Listen, I love me some magical realism. It’s my thing. But if that magic isn’t ever explained, or if it has a really flimsy explanation, I’m instantly turned off. The girl gets her powers from the prayers of her people, who believe her to have become a smallgod. So when she weaves a tale, the tale comes true. It’s an interesting premise, but the execution was so slow and boring that I could not hold my interest for long. It took me like two weeks to finish this, which is ridiculous for a short, easy-to-digest YA book.
The girl is a good heroine, of course. She’s brave, she’s strong, she’s calm in the face of danger and fear, she sacrifices herself to save those she loves. And I think these qualities are some of the reasons this book has so many fans. But is a strong female character really enough to carry a book? I don’t think so. If it had been flipped and the protagonist were a young man, I have a feeling this book would have bored a lot of its readers. Simply the presence of a strong female character seems to be enough for some people, but it wasn’t for me. I was bored to tears.
Another issue for me is that I had figured a vast majority of my issues with this book would be explained in the sequel (which I’m not going to read), but apparently the sequel is set generations in the future. So all of those questions I had are probably never going to be answered. Maybe I missed something vital in the reading of this, but it was just incomprehensible for me.
"A horse can get you somewhere quickly, but you cannot carry very much with you. A camel will take its time, but it will also carry your house if you ask it nicely enough."
The narrator has such a beautiful, well-thought-out voice. The fact that the only (main) character given a name is Lo-Melkhiin only adds to this feeling. It seems strange that this is the case, for as the book goes on, it certainly feels like you know the characters quite well. But their names are never revealed.
"But I would rather be patient and learn things in their own time, than force knowledge where it causes destruction."
The family dynamic was… interesting?
Obviously, the characters in this book live in a very different society than we do today. Her father has two wives, and she does talk about her sister’s mother quite often, and fondly, although she is closer to her own mother. Her father has only spoken to her and her sister a few times, and it is not very obvious to them whether he loves them for a good part of their lives. However, the whole (tribe? clan? I don’t remember!) tribe spends time together and works together. It makes for a very interesting dynamic and feel to the relationships in the book, and it was rather difficult for me to relate to. I was never really sure whether the multiple wives were happy? I hope so!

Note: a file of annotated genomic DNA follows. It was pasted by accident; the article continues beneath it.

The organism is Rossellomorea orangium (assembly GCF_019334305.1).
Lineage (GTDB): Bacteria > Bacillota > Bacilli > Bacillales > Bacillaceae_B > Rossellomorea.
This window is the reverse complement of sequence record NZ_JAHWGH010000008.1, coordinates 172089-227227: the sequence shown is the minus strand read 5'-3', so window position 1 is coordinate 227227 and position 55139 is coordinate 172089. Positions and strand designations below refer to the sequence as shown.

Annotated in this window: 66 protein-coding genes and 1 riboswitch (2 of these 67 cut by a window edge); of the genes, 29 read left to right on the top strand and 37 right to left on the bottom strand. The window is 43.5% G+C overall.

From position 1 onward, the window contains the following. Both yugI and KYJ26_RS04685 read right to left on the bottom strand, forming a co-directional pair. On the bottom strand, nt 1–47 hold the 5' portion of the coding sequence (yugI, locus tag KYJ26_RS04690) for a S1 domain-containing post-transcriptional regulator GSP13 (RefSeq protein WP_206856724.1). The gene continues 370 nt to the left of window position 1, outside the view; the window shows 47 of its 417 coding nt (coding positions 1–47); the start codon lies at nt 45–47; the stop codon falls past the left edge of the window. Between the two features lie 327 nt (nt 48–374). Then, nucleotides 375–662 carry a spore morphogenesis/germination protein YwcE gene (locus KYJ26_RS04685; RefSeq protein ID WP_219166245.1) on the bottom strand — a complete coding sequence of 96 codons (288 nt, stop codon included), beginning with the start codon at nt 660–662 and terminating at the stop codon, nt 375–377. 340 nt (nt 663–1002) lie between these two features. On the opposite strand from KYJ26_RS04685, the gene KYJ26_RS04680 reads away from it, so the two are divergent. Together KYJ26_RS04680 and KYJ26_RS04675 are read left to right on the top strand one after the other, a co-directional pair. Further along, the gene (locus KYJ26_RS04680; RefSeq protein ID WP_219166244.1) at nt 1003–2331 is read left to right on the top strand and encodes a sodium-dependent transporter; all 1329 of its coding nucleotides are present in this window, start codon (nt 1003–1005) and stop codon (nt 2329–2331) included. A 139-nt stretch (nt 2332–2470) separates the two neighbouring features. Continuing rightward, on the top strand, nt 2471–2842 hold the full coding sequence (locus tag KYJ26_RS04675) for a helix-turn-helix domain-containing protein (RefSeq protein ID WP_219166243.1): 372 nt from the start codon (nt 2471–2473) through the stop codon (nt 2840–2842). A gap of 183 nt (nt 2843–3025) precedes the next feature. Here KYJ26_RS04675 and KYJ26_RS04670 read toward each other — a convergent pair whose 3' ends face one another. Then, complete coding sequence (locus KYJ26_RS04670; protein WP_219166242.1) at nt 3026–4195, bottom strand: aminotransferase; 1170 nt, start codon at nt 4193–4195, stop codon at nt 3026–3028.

“Men pray in the morning and in the evening,” I said to him. “In the heat of the day, they speak to one another. They trade and they talk and they drink cool water. “Women pray waking and walking and working,” I said to him. “They pray with the spindle’s drop and the shuttle’s shift. They weave their words into the warp and the weft of the cloth they make, and they send that cloth out into the world where everyone can see it, and remark upon its beauty.” “That would wake the dead,” said Sokath, His Eyes Uncovered. His voice was breathless with awe. “I cannot imagine what it would do to the living.” “To a living woman,” I said to him. “To a woman who saved a sister who loved her,” he said to me. “And saved all the other girls in her village. And came to the qasr. And did not die in the night.“
Originally posted on Bursting with Books.